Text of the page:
I could not resist making an early visit to the Royal Academy’s latest exhibition, entitled ‘America After the Fall: Painting in the 1930s’. For one thing I knew it included one my favourite American paintings, Grant Wood’s famous and much parodied ‘American Gothic’ (1930, above), which I’ve loved since I first discovered it as a teenager. (I came to the picture, as it happens, by way of David Ackles’ superb album of the same name, which itself paid affectionate tribute to Wood’s painting with the back cover image of the singer and his wife in front of a frame house). For another, it’s hard, these days, not to think about the 1930s, with the Great Depression, the rise of Fascism, violence against minorities, and much talk of making countries ‘great’ again.
The visit was well worth it, not least because it introduced me to a lot of painters with whom I was unfamiliar. Yes, Wood, Edward Hopper, Georgia O’Keefe, Philip Guston and Jackson Pollock are all represented among the 45 pictures in the exhibition, but there is fine work on show by artists who, at least on this side of the Atlantic, are considerably less well known. Moreover, besides displaying some terrific paintings, the show is very attractively arranged, its three rooms dealing with different but related themes. The first looks at depictions of urban and industrial life; the second deals with rural life and depictions of American history (or legend, as John Ford might have put it); and the third presents darker representations of the world, plus a number of more abstract paintings that presage the art that would follow in the 40s and 50s. Consequently, the show is not only rewarding on an aesthetic level but fascinating for its historical and socio-political insights.
In the first room, it’s impossible not to be impressed by Hopper’s ‘New York Movie’ (1939) and ‘Gas’ (1940), the latter in particular suggestive of a surprisingly becalmed twilight atmosphere as the man quietly goes about his work; the gentle light, be it in the darkening sky or emanating from the building on the right, combined with those diagonals leading towards darkness, is wonderfully evocative. But these are familiar pictures, and there’s plenty more to enjoy. Charles Sheeler’s ‘American Landscape’ (1930) and ‘Suspended Power’ (1939) prefigure photorealism (Sheeler was, I’ve since discovered, also a notable photographer);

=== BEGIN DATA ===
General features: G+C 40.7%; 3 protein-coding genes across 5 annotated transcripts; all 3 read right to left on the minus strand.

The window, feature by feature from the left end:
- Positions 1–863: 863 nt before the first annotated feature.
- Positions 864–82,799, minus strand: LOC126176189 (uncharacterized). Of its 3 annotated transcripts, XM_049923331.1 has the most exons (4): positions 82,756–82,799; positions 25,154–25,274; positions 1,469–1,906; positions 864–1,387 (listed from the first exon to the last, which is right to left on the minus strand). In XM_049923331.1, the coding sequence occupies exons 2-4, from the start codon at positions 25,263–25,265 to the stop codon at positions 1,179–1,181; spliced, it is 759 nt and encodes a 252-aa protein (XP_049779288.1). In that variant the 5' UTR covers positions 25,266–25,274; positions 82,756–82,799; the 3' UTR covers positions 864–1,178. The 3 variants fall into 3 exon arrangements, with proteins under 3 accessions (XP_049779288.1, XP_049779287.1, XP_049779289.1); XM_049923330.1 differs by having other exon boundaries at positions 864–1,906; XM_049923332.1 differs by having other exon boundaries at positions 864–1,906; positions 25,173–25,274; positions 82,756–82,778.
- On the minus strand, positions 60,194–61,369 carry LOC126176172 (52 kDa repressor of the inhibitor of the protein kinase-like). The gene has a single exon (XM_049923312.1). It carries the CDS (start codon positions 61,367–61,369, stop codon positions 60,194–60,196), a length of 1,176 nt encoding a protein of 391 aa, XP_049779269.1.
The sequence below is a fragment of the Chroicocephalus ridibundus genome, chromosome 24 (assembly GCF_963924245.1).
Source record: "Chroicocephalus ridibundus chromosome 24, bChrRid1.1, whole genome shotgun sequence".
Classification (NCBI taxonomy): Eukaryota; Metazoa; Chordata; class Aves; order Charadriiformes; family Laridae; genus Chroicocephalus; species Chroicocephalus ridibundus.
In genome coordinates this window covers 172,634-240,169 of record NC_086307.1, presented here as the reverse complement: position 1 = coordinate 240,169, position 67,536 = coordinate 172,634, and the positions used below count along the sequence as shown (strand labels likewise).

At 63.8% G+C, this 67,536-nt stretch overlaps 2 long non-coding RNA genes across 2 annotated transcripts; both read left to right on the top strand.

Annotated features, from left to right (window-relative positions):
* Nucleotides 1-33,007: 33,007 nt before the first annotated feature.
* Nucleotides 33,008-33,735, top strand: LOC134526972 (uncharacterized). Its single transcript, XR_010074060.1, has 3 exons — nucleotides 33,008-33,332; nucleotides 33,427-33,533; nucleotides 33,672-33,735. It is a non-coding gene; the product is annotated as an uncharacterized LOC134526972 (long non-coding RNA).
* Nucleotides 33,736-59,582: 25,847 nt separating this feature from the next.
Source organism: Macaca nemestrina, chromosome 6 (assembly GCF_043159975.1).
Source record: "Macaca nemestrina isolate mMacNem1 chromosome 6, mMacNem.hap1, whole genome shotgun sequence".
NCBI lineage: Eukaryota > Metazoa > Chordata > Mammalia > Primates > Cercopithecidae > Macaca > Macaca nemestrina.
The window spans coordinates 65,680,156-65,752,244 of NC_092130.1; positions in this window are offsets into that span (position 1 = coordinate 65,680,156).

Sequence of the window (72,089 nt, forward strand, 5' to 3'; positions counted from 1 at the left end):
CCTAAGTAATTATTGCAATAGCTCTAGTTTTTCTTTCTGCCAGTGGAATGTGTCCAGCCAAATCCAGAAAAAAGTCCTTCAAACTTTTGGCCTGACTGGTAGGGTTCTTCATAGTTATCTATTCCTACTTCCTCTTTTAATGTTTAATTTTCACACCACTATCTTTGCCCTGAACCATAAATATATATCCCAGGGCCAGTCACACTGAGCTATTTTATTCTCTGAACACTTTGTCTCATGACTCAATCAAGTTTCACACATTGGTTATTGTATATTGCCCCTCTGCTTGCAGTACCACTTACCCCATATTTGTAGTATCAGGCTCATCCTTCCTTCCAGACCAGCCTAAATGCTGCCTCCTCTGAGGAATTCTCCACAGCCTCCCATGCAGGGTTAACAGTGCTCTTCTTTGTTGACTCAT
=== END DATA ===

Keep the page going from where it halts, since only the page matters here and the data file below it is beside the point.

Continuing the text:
Paul Cadmus’s ‘The Fleet’s In’ (1934) and Philip Evergood’s ‘Dance Marathon’ (1934) depict, without glamorisation, the kind of activities later given a rather more romantic treatment in the movies On the Town and They Shoot Horses, Don’t They?; while the ritual of cinema-going is captured not only in the aforementioned Hopper painting but in Reginald Marsh’s ‘Twenty Cent Movie’ (1936), which rhymes the colourful characters hanging out at the entrance of New York’s Lyric Theatre with the advertisements (‘joys of the flesh’!) and movie posters on the walls. (I myself was delighted to note that Rouben Mamoulian’s We Live Again was one of the features billed.) But perhaps my favourite picture in the first room was Stuart Davis’s ‘New York – Paris No. 3’ (1931), a jazzy, decidedly modernist conglomeration of iconic objects, buildings, signage and shapes that seems to fizz with hope for a brighter future.
The second room, with its representations of the past and of life in rural America, is no less rewarding. The harshness of life is to be found in Thomas Hart Benton’s ‘Cotton Pickers’ (1945) – a rare image of African Americans at